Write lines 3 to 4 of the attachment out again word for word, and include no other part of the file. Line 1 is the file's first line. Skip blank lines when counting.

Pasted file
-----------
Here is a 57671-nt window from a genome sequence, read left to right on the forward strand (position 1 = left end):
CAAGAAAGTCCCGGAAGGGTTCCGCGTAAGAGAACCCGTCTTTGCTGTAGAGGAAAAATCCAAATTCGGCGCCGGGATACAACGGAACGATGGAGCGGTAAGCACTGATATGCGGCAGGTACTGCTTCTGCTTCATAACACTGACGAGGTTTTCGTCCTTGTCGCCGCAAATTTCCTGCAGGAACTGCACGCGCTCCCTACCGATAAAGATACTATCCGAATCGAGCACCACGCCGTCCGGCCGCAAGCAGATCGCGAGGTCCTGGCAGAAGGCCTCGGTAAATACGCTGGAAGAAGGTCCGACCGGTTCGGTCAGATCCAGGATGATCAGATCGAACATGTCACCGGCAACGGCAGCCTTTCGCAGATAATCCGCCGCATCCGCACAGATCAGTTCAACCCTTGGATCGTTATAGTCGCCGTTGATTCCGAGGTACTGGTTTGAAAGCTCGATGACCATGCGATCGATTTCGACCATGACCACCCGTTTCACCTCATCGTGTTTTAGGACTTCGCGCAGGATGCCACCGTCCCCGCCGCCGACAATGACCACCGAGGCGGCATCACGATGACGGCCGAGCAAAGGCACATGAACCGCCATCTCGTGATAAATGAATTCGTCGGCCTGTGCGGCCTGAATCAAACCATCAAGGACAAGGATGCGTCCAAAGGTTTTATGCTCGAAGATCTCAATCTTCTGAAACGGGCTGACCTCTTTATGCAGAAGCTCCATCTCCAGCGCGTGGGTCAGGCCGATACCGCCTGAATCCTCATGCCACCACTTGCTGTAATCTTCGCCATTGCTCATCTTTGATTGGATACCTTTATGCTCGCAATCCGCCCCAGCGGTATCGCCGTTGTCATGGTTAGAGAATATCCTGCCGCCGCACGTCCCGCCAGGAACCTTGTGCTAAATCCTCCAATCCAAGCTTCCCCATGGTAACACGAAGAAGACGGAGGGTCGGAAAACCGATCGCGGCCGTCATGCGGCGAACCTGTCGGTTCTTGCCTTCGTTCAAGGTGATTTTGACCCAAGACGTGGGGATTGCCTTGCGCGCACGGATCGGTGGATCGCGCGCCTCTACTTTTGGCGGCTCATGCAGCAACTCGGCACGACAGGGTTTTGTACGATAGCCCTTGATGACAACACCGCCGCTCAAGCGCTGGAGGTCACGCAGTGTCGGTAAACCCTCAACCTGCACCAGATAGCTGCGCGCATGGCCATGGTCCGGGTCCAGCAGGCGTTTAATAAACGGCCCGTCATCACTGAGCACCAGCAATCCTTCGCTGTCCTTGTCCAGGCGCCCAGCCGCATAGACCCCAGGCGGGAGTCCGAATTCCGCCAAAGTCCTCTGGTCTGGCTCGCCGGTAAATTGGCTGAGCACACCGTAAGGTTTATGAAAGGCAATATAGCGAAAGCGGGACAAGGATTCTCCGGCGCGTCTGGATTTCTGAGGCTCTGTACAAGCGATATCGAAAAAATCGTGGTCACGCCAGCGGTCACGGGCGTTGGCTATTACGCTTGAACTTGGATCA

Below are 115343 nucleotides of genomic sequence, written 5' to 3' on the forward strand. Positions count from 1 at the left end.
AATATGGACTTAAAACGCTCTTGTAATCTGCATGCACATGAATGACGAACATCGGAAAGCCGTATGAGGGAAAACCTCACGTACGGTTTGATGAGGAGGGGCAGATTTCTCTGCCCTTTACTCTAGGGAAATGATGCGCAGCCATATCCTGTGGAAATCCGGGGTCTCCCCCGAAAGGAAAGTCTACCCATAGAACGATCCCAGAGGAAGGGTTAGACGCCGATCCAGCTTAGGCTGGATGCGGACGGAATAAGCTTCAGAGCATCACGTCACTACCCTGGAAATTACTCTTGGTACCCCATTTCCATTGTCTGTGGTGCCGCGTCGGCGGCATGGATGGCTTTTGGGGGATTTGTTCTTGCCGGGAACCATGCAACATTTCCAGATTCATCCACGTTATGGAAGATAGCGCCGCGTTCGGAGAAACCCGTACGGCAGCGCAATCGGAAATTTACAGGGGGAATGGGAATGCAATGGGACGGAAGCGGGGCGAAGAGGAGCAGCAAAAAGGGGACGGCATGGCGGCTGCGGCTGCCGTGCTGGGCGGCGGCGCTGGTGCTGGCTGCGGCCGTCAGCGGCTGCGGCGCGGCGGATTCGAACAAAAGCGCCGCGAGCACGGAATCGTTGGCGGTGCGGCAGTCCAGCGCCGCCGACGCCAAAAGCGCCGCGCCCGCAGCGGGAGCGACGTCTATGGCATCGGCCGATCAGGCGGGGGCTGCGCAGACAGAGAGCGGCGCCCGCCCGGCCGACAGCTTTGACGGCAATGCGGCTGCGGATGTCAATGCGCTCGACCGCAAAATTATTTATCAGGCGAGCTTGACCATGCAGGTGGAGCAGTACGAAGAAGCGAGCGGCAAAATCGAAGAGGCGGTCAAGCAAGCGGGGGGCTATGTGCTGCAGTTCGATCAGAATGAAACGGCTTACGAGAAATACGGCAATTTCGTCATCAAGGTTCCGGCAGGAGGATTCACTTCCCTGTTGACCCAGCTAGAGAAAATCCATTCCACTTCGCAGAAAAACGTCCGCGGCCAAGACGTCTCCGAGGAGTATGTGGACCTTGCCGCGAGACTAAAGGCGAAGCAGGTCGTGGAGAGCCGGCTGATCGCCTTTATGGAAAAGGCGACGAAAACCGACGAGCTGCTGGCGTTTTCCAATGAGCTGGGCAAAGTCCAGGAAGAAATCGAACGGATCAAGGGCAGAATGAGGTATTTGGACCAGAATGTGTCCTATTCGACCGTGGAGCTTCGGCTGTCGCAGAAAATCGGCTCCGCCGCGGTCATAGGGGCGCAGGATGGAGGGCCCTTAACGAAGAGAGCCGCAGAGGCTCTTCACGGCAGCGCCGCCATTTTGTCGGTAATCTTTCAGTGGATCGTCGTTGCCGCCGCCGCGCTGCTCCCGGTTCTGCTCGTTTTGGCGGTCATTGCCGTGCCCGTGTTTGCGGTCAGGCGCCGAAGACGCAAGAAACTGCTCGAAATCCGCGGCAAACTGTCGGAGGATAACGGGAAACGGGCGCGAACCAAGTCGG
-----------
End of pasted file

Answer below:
Below are 115343 nucleotides of genomic sequence, written 5' to 3' on the forward strand. Positions count from 1 at the left end.
AATATGGACTTAAAACGCTCTTGTAATCTGCATGCACATGAATGACGAACATCGGAAAGCCGTATGAGGGAAAACCTCACGTACGGTTTGATGAGGAGGGGCAGATTTCTCTGCCCTTTACTCTAGGGAAATGATGCGCAGCCATATCCTGTGGAAATCCGGGGTCTCCCCCGAAAGGAAAGTCTACCCATAGAACGATCCCAGAGGAAGGGTTAGACGCCGATCCAGCTTAGGCTGGATGCGGACGGAATAAGCTTCAGAGCATCACGTCACTACCCTGGAAATTACTCTTGGTACCCCATTTCCATTGTCTGTGGTGCCGCGTCGGCGGCATGGATGGCTTTTGGGGGATTTGTTCTTGCCGGGAACCATGCAACATTTCCAGATTCATCCACGTTATGGAAGATAGCGCCGCGTTCGGAGAAACCCGTACGGCAGCGCAATCGGAAATTTACAGGGGGAATGGGAATGCAATGGGACGGAAGCGGGGCGAAGAGGAGCAGCAAAAAGGGGACGGCATGGCGGCTGCGGCTGCCGTGCTGGGCGGCGGCGCTGGTGCTGGCTGCGGCCGTCAGCGGCTGCGGCGCGGCGGATTCGAACAAAAGCGCCGCGAGCACGGAATCGTTGGCGGTGCGGCAGTCCAGCGCCGCCGACGCCAAAAGCGCCGCGCCCGCAGCGGGAGCGACGTCTATGGCATCGGCCGATCAGGCGGGGGCTGCGCAGACAGAGAGCGGCGCCCGCCCGGCCGACAGCTTTGACGGCAATGCGGCTGCGGATGTCAATGCGCTCGACCGCAAAATTATTTATCAGGCGAGCTTGACCATGCAGGTGGAGCAGTACGAAGAAGCGAGCGGCAAAATCGAAGAGGCGGTCAAGCAAGCGGGGGGCTATGTGCTGCAGTTCGATCAGAATGAAACGGCTTACGAGAAATACGGCAATTTCGTCATCAAGGTTCCGGCAGGAGGATTCACTTCCCTGTTGACCCAGCTAGAGAAAATCCATTCCACTTCGCAGAAAAACGTCCGCGGCCAAGACGTCTCCGAGGAGTATGTGGACCTTGCCGCGAGACTAAAGGCGAAGCAGGTCGTGGAGAGCCGGCTGATCGCCTTTATGGAAAAGGCGACGAAAACCGACGAGCTGCTGGCGTTTTCCAATGAGCTGGGCAAAGTCCAGGAAGAAATCGAACGGATCAAGGGCAGAATGAGGTATTTGGACCAGAATGTGTCCTATTCGACCGTGGAGCTTCGGCTGTCGCAGAAAATCGGCTCCGCCGCGGTCATAGGGGCGCAGGATGGAGGGCCCTTAACGAAGAGAGCCGCAGAGGCTCTTCACGGCAGCGCCGCCATTTTGTCGGTAATCTTTCAGTGGATCGTCGTTGCCGCCGCCGCGCTGCTCCCGGTTCTGCTCGTTTTGGCGGTCATTGCCGTGCCCGTGTTTGCGGTCAGGCGCCGAAGACGCAAGAAACTGCTCGAAATCCGCGGCAAACTGTCGGAGGATAACGGGAAACGGGCGCGAACCAAGTCGG